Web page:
It was typical of Dr Hasslebacher that after fifteen years of friendship he still used the prefix Mr – friendship preceded with the slowness and assurance of a careful diagnosis. On Wormwold’s death-bed, when Dr Hasselbacher came to feel his failing pulse, he would perhaps become Jim.
‘Wormwold is a vacuum cleaner salesman in a city of power cuts’ The opening line of the blurb on the back of Our Man in Havana, probably helped me pick it above the other Greene’s available on the shelf. I followed up travels with my aunt with another one of Greene’s ‘entertainments’ .
When Wormwold is inexplicably offered a regular stipend to do some surveillance he reluctantly agrees, persuaded in no small part by his daughter, Milly, who despite spending his money in buckets, tries to economise by giving up cereals and only eating potatoes. Once established as agent 59200/5, Wormwold’s guilt in taking the money, coupled with the fact that he needs the money, leads him to start hiring non-existent sub agents, and filing fictitious reports back to London, including at one point, plans for a nuclear base drawn from vacuum cleaner parts. However Greene slowly unwinds Wormworld, placing him in more danger as his fictitious reports start coming true and ‘they’ start out to get him.
In and out of Havana, there is a wonderful cast of characters. Dr Hasslebacher, his ever reliable drinking buddy and good friend, is a classic ex pat abroad. Hawthorne, the operative who hires Wormwold is contrasted superbly with the Chief back in London, in a hilarious view at the secret service, although Greene manages to never let the whole thing descend into farce. Milly, the north of Wormwold’s compass, who he respects and adores but who baffles and who causes him to worry as she is chased after by the cat like Captain Segura. Flown in from the typing pool, Beatrice, comes in and pierces through his weary and worn exterior to provides a practical love interest as well as a caring, reliable assistant.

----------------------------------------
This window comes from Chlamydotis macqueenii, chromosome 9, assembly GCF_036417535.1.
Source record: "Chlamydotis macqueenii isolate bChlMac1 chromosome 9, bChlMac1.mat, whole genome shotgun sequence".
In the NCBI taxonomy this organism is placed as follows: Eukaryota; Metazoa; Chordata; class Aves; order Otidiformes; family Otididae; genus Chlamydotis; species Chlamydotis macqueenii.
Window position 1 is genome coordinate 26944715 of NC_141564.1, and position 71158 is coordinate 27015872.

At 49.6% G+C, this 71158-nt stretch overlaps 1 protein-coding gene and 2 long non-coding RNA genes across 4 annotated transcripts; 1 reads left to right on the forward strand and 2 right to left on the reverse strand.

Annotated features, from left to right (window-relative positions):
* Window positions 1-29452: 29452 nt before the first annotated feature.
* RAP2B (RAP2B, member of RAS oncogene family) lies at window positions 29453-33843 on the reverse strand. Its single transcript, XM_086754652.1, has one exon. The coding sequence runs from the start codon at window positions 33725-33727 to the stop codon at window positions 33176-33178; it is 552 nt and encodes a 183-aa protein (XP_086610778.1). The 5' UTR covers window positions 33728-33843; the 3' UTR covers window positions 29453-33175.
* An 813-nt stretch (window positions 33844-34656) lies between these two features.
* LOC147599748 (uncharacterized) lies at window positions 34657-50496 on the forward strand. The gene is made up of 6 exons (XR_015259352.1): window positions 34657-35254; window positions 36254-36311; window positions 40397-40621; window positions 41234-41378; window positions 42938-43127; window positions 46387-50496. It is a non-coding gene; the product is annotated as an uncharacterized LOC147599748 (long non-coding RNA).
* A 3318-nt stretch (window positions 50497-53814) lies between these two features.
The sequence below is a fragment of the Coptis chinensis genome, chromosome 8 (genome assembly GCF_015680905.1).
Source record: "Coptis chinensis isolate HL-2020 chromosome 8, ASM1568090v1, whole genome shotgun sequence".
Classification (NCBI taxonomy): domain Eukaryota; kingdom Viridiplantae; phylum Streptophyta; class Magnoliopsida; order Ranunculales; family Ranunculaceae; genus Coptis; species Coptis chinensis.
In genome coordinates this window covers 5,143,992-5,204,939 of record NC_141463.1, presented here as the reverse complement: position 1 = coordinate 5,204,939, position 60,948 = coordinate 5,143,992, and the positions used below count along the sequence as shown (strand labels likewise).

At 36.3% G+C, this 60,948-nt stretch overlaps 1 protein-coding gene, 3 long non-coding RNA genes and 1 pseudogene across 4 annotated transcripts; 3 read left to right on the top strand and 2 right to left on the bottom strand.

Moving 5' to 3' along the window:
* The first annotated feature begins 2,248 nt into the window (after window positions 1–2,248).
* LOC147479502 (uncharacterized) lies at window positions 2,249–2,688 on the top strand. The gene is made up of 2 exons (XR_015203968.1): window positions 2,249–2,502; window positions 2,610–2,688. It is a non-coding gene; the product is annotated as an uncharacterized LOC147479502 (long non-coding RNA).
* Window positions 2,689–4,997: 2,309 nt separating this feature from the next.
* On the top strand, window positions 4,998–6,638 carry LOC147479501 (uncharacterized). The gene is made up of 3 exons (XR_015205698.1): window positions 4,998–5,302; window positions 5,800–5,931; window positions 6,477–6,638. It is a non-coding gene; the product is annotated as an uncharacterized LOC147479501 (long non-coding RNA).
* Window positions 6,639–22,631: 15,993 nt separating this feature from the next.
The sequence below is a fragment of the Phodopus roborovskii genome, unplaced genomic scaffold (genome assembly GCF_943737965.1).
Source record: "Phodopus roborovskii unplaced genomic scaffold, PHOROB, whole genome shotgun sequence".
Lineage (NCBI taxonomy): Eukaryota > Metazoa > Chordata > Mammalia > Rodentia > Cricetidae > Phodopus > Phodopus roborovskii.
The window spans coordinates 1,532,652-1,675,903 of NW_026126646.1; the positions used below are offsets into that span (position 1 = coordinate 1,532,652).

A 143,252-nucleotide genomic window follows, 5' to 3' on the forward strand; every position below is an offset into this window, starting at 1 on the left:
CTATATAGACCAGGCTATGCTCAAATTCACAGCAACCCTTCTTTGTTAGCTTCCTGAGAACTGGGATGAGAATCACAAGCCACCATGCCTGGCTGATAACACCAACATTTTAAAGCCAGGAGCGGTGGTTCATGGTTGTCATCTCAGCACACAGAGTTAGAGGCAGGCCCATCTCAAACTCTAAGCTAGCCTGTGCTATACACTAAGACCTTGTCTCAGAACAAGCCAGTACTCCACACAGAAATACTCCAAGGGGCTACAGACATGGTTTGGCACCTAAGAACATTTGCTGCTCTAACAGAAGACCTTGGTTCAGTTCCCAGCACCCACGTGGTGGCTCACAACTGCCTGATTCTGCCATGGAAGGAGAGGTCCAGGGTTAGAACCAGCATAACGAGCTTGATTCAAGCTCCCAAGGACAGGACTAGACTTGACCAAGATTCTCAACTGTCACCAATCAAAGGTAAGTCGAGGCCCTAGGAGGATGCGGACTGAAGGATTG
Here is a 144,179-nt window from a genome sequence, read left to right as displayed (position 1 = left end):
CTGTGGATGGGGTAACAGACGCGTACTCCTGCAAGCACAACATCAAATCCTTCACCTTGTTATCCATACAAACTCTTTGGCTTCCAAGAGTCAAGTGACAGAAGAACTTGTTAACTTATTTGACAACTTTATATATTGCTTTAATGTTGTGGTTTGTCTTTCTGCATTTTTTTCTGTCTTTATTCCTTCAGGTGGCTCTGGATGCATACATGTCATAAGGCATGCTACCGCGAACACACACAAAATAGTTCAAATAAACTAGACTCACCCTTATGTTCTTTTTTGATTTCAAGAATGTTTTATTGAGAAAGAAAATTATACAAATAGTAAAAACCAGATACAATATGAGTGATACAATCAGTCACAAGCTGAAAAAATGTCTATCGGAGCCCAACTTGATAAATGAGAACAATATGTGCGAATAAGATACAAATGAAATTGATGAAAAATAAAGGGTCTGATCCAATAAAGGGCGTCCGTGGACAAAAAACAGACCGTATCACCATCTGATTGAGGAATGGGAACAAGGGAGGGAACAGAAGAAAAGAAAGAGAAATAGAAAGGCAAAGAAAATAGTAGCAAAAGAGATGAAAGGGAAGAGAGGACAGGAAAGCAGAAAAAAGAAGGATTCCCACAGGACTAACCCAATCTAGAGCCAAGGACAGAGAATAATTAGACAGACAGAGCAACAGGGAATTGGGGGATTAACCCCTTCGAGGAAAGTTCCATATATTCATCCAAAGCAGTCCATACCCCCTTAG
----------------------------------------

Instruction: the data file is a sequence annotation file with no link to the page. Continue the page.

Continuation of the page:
As the scheming deepens you can’t help but worry for Wormwold, and by extension Milly, the deaths signify an ever closing net that has been bought on by imaginative reports that are seriously considered and acted upon in London along with the local authorities putting a squeeze on him, finally forcing him to return to London after having his compromised ‘post’ closed down.
Even during the intrigue, violence and death (of which there isn’t really much) you are never far from a wry chuckle. Wormwold reminded me of Henry Pulling, from Travels with my Aunt, the most mundane and normal person you can imagine, flailing, but not quite helpless as his life takes an unexpected turn, and his full self is forced out of it’s shell, and by doing so, Greene has crafted a brilliantly comical novel.
‘Vacuum cleaner again. Hawthorne, I believe we may be on to something so big that the H-bomb will become a conventional weapon.’
‘Is that desirable, sir?’
‘Of course it’s desirable. Nobody worries about conventional weapons.’